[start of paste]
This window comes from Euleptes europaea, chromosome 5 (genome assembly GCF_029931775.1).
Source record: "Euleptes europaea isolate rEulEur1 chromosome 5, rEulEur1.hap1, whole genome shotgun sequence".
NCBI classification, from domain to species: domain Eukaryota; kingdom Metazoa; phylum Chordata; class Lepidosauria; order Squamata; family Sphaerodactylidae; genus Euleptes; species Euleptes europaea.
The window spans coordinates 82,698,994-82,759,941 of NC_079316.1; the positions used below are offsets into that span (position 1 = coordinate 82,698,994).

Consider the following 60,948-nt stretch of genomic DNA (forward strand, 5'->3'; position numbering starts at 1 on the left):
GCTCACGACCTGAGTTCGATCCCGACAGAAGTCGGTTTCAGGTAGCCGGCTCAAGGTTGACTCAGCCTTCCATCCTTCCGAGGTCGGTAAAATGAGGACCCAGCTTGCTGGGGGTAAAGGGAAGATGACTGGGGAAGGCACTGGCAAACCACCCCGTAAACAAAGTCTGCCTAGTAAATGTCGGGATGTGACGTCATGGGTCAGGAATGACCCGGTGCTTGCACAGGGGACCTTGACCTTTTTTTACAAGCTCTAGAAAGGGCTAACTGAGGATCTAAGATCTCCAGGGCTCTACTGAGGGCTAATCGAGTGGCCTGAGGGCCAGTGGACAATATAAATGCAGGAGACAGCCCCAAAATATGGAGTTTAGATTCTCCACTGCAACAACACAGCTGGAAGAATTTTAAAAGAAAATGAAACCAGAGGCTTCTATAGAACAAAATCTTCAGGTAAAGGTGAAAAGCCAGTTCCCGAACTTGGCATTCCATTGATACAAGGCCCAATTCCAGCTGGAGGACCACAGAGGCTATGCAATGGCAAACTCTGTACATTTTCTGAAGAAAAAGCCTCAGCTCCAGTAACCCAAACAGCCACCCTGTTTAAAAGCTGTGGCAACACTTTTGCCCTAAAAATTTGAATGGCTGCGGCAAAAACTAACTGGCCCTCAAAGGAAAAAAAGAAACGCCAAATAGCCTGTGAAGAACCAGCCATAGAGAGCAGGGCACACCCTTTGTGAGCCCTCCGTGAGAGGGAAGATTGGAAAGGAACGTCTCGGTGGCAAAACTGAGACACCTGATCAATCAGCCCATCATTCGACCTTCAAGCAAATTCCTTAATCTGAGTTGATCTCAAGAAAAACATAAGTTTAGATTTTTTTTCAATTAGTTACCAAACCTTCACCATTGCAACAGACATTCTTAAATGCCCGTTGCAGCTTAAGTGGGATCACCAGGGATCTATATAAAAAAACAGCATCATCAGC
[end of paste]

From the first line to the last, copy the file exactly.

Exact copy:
This window comes from Euleptes europaea, chromosome 5 (genome assembly GCF_029931775.1).
Source record: "Euleptes europaea isolate rEulEur1 chromosome 5, rEulEur1.hap1, whole genome shotgun sequence".
NCBI classification, from domain to species: domain Eukaryota; kingdom Metazoa; phylum Chordata; class Lepidosauria; order Squamata; family Sphaerodactylidae; genus Euleptes; species Euleptes europaea.
The window spans coordinates 82,698,994-82,759,941 of NC_079316.1; the positions used below are offsets into that span (position 1 = coordinate 82,698,994).

Consider the following 60,948-nt stretch of genomic DNA (forward strand, 5'->3'; position numbering starts at 1 on the left):
GCTCACGACCTGAGTTCGATCCCGACAGAAGTCGGTTTCAGGTAGCCGGCTCAAGGTTGACTCAGCCTTCCATCCTTCCGAGGTCGGTAAAATGAGGACCCAGCTTGCTGGGGGTAAAGGGAAGATGACTGGGGAAGGCACTGGCAAACCACCCCGTAAACAAAGTCTGCCTAGTAAATGTCGGGATGTGACGTCATGGGTCAGGAATGACCCGGTGCTTGCACAGGGGACCTTGACCTTTTTTTACAAGCTCTAGAAAGGGCTAACTGAGGATCTAAGATCTCCAGGGCTCTACTGAGGGCTAATCGAGTGGCCTGAGGGCCAGTGGACAATATAAATGCAGGAGACAGCCCCAAAATATGGAGTTTAGATTCTCCACTGCAACAACACAGCTGGAAGAATTTTAAAAGAAAATGAAACCAGAGGCTTCTATAGAACAAAATCTTCAGGTAAAGGTGAAAAGCCAGTTCCCGAACTTGGCATTCCATTGATACAAGGCCCAATTCCAGCTGGAGGACCACAGAGGCTATGCAATGGCAAACTCTGTACATTTTCTGAAGAAAAAGCCTCAGCTCCAGTAACCCAAACAGCCACCCTGTTTAAAAGCTGTGGCAACACTTTTGCCCTAAAAATTTGAATGGCTGCGGCAAAAACTAACTGGCCCTCAAAGGAAAAAAAGAAACGCCAAATAGCCTGTGAAGAACCAGCCATAGAGAGCAGGGCACACCCTTTGTGAGCCCTCCGTGAGAGGGAAGATTGGAAAGGAACGTCTCGGTGGCAAAACTGAGACACCTGATCAATCAGCCCATCATTCGACCTTCAAGCAAATTCCTTAATCTGAGTTGATCTCAAGAAAAACATAAGTTTAGATTTTTTTTCAATTAGTTACCAAACCTTCACCATTGCAACAGACATTCTTAAATGCCCGTTGCAGCTTAAGTGGGATCACCAGGGATCTATATAAAAAAACAGCATCATCAGC